Opinion | Morgan Liddick: What does the future look like for our children? | SummitDaily.com

Opinion | Morgan Liddick: What does the future look like for our children?

Morgan Liddick lives in Summit County. His column appears in every Tuesday in the Summit Daily News.
btrollinger@summitdaily.com |

Our second grandson turned 1 on Sunday. There was cake. Cookies. Goodies. A pile of presents he tore into like a weasel falling on a chipmunk. As I watched him toddle about in oblivious glee, there were questions far beyond the occasion.

What sort of education will my grandson receive? Public education may teach him to read, write and count, however indifferently — but will it teach him to think for himself, and give him the facts necessary for that? Or will it provide him with approved attitudes and anathemas, that he may become a quiet cog in the machinery of the state? Will he learn the ancient, productive virtues — courage, self-control, honor, hard work, duty, friendship? Or will he be taught that these are wicked instruments of an oppressive system, named to suit the whim of the times?

Will he discover the greatness of his country that, despite its flaws, has provided the best example of the possibilities of human freedom the world has ever seen? That has labored mightily to advance the cause of liberty and has been its foremost champion for generations? Or will he be told that his home is an ongoing criminal enterprise, responsible for uniquely ugly and profound crimes that forever mark it as a pariah nation?

Based on present trends, the latter are far likelier than the former.

When my grandson is grown, will he live in an America that values and rewards prudence, diligence and measured risk? An America that appreciates those who accumulate wealth themselves and who dispose of their gains as they see fit, in accordance with their own goals and moral compass? Or will he experience a country that punishes anyone daring to rise above the herd — if they pay no obeisance to their political masters? A nation which stands the fable of Henny Penny on its head, heeding the fool’s comment that “you didn’t build that” and thinking profit is the property not of he or she who labored for it, but rather the mob who lifted not a finger to help?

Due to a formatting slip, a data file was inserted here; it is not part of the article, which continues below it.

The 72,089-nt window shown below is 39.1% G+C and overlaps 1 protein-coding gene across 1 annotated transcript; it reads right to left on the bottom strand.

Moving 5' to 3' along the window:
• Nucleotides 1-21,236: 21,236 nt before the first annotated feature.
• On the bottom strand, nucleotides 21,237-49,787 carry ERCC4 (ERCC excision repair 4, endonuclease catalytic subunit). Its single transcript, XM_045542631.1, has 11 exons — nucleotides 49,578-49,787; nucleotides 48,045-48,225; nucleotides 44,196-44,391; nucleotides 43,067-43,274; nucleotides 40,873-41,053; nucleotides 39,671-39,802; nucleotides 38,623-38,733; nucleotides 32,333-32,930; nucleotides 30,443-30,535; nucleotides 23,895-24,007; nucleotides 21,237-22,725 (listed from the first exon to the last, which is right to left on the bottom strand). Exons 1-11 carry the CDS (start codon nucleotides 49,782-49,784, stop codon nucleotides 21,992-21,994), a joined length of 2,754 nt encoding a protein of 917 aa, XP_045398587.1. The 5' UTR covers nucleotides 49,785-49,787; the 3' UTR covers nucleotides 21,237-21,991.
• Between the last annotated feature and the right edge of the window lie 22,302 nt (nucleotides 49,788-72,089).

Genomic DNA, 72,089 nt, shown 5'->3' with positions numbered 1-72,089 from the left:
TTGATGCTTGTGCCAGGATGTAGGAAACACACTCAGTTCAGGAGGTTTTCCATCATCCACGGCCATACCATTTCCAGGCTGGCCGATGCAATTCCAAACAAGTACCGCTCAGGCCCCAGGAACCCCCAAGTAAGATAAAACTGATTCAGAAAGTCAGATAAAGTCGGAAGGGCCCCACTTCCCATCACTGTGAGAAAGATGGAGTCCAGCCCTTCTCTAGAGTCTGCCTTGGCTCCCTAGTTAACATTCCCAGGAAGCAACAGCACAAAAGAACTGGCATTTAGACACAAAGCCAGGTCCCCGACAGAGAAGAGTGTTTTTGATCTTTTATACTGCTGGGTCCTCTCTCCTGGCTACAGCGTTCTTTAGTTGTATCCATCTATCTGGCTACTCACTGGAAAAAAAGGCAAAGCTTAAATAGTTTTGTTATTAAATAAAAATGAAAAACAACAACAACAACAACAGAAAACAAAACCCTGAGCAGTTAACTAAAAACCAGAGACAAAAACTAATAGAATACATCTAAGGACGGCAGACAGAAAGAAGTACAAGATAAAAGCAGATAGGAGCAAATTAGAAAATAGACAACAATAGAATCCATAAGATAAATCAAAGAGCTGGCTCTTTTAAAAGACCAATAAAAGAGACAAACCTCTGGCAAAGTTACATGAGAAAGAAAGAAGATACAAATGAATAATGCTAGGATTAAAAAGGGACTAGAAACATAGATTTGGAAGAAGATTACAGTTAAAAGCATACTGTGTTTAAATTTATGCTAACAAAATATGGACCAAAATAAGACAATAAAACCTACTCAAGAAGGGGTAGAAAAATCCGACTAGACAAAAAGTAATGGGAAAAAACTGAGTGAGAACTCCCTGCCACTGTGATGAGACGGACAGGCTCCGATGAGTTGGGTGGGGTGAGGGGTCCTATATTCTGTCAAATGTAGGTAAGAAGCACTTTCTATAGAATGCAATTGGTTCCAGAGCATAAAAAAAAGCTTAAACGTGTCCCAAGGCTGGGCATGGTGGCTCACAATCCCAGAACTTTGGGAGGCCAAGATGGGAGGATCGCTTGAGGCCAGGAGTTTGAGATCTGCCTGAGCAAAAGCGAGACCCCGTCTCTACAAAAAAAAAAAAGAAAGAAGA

Indications are not encouraging.

Will my grandson experience an America which embodies the vision of Dr. King, valuing countrymen by their character and disregarding skin color? In which there is a general sense of shared culture, shared goals and national, as opposed to group, pride? Where a neighbor is a neighbor, whether from Arco, Idaho, or Khanpur, Pakistan? Or will the country be divided among ethnicities, races and political tribes, each regarding the other with deepest suspicion; nursing grievances real and imagined, for which they blame their fellow citizens and demand redress?

Look around and try to imagine the former coming to pass.

The good news for my grandson is that we created the present mess, so we can unmake it if we wish. The bad news is, that will take decades of work but most Americans have the attention span of gnats. It also requires self-discipline and sacrifice in a people less and less accustomed to either. But it is possible and if we start now, it will be easier than it will be later.

The first step is recognizing that many of us are responsible for the present mess. If you think those who don’t look like you are nefarious, it’s probably you. If you habitually accuse people of racism simply because you disagree, it’s likely you. If you think those who make more than you owe you their gains simply because they have more, it’s you. If you encourage division, suspicion, envy or violence for political advantage, it’s really you. From “Black Lives Matter” to “Not My President,” it’s definitely you.

This must stop for hope to prevail. We must recognize that, though we may disagree about the route, most of us have the same goal: a safer, freer, more prosperous future for our children, and theirs after them. If we cannot accept this, there is no chance of achieving that goal, since the nation which might have made it possible will boil away in a cloud of petty, bickering factions. Then it will vanish. Those who strove to erase it may soon wish it back, to no avail.

So we must begin by changing ourselves. Then we must seek out, expose and reject those who so corrupted the thought of so many that national self-evisceration became possible. And those who debase our language to make present evils seem boons.

But first changes first. And if not us, whom?

Morgan Liddick writes a weekly column for the Summit Daily News. Email him at mcliddick@hotmail.com.

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